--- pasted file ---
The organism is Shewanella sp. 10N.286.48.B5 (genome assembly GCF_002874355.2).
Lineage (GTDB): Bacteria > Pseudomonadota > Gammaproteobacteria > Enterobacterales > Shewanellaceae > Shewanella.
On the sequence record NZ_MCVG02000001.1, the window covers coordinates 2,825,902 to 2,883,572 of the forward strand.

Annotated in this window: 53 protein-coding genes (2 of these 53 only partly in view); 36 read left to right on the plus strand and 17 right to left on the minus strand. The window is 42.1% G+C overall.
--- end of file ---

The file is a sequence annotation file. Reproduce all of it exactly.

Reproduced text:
The organism is Shewanella sp. 10N.286.48.B5 (genome assembly GCF_002874355.2).
Lineage (GTDB): Bacteria > Pseudomonadota > Gammaproteobacteria > Enterobacterales > Shewanellaceae > Shewanella.
On the sequence record NZ_MCVG02000001.1, the window covers coordinates 2,825,902 to 2,883,572 of the forward strand.

Annotated in this window: 53 protein-coding genes (2 of these 53 only partly in view); 36 read left to right on the plus strand and 17 right to left on the minus strand. The window is 42.1% G+C overall.